But, alas, death will still come without my express written consent. My mental lamp will burn out, just as those of the generations before me. I may be aware that it is going to arrive, or I may simply pass away in my sleep as so many do. And while I won't be able to see, or touch, or even be anymore, I hope that the most important afterlife one can have occurs. All of my organs shall be donated and my corpse will never be embalmed. My body will nourish generations of insects and maybe even a vulture or two. My death will be like my life- in concordance with the scientific model. For my survivors, I wish them the most pleasant memories of me, but not sadness. Should my memory be sullied like that of Pat Tillman, I'd hope my family would be as tough as his, unafraid to educate and attest to the decency that one can hold without buying into an existential lie.
I can understand why us arrogant humans would like to believe that we have control over life, both before it begins and after it ends, but we do not. The destruction of a star began our evolution and when our star fades away, it will take what is left of us with it. But until the light goes out, we as a species will continue acting our parts in a global play, with alternating characters, many identical dancers, a few prima ballerinas, and the odd clown. Death is inevitable for all of us, so we need to be present in our daily lives. It's your choice whether to sit on the sidelines, paralyzed by the words of men who are long dead and cannot hurt you, or to hop on stage and show the world what you're really about while you're still kicking.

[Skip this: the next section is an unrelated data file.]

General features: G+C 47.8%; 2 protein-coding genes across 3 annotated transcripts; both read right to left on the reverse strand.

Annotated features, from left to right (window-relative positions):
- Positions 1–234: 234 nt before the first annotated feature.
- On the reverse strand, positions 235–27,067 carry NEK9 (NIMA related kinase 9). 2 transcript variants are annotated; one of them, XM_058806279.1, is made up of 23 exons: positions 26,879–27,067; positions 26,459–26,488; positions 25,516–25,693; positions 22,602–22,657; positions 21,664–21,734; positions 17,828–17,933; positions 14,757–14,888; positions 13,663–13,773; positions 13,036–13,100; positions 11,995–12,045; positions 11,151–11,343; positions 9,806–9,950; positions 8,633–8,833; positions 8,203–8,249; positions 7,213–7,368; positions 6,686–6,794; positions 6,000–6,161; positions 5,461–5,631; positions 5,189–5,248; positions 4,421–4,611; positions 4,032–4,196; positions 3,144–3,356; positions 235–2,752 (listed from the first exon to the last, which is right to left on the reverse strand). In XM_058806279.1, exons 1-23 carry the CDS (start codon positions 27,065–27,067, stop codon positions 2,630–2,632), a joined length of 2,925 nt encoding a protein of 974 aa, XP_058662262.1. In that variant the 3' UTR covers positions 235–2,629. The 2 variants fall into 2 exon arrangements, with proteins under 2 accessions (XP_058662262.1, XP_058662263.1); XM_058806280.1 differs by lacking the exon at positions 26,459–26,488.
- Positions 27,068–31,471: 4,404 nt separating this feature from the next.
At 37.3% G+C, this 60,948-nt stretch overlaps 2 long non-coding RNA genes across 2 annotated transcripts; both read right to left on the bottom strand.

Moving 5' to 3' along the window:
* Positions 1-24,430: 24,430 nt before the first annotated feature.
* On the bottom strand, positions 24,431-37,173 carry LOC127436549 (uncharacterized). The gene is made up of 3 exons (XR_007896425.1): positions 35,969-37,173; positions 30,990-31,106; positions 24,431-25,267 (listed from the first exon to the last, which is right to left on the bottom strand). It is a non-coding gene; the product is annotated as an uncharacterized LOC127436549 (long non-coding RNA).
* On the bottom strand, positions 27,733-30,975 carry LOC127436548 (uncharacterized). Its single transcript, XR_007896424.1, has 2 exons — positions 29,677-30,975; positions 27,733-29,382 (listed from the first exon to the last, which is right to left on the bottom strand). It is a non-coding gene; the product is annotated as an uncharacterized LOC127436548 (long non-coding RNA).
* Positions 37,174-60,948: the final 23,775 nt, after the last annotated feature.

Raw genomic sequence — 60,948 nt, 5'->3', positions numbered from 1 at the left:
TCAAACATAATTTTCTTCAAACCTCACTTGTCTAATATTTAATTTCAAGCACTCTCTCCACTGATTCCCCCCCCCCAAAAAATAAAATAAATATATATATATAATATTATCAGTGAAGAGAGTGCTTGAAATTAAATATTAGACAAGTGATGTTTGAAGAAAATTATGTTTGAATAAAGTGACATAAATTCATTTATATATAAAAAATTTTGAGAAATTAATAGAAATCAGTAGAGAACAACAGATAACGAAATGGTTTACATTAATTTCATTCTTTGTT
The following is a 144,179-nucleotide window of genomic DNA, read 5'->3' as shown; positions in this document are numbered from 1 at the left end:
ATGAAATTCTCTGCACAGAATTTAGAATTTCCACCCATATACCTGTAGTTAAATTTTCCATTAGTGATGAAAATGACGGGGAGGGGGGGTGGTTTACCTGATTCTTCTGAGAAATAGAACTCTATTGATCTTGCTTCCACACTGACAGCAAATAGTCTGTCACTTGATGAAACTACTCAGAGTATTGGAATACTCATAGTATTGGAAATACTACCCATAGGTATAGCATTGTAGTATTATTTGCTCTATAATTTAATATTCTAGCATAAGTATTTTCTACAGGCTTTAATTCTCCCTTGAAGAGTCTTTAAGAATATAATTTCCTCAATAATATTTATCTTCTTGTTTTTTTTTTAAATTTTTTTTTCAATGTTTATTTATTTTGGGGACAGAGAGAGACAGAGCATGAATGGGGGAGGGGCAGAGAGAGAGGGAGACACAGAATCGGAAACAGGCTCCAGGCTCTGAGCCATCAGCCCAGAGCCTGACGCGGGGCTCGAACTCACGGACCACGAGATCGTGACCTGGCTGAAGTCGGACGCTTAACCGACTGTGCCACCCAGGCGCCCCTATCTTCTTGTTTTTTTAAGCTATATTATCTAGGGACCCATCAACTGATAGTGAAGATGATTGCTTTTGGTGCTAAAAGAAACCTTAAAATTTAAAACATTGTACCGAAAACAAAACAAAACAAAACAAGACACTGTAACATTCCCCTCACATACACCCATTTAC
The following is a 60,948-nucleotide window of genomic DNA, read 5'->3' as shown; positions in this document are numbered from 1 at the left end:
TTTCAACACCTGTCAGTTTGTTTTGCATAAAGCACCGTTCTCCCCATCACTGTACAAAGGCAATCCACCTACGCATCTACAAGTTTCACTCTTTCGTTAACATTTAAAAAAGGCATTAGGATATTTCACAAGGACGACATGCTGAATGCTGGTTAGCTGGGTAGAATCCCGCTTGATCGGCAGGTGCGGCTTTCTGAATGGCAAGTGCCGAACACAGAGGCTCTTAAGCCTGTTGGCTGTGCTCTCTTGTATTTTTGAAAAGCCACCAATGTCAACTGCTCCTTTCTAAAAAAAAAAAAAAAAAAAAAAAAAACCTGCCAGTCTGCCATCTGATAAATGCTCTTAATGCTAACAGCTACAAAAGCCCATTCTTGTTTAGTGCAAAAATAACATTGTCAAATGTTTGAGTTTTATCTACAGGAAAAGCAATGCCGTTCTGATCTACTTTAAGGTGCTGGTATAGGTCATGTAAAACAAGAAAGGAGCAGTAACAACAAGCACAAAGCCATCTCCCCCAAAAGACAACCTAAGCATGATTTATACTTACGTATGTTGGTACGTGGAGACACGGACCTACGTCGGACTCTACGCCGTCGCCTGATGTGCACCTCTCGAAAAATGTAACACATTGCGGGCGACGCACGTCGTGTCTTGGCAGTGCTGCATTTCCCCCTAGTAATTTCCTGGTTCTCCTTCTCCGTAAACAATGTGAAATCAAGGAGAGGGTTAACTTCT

Death is a normal life process, and it's normal to be afraid of it, but I'd rather have that fear than be paralyzed by the idea of eternal hellfire as preached by the men who earn their living promoting spirit-destroying myths. Existence is real, it's finite, and I've wasted far too much of it as a prisoner of the concept that it lasts forever. Be a decent person because kind works spread joy, instead of hoping for a ticket into a place that your inner reason knows cannot exist. Humanity has been distorted because of our refusal to accept the fact that death is absolute. If there was no fear of ending up in the wrong afterlife, men wouldn't start wars, parents wouldn't mutilate their babies' genitals, and women wouldn't cover every inch of skin in 120 degree weather.
I personally would rather have a healthy respect for life and the finality of death than to be forced to live a life of sexism, racism, homophobia, war, and abuse in the hopes of gaining an afterlife.
Death is nothing to us, since when we are, death has not come, and when death has come, we are not. - Epicurus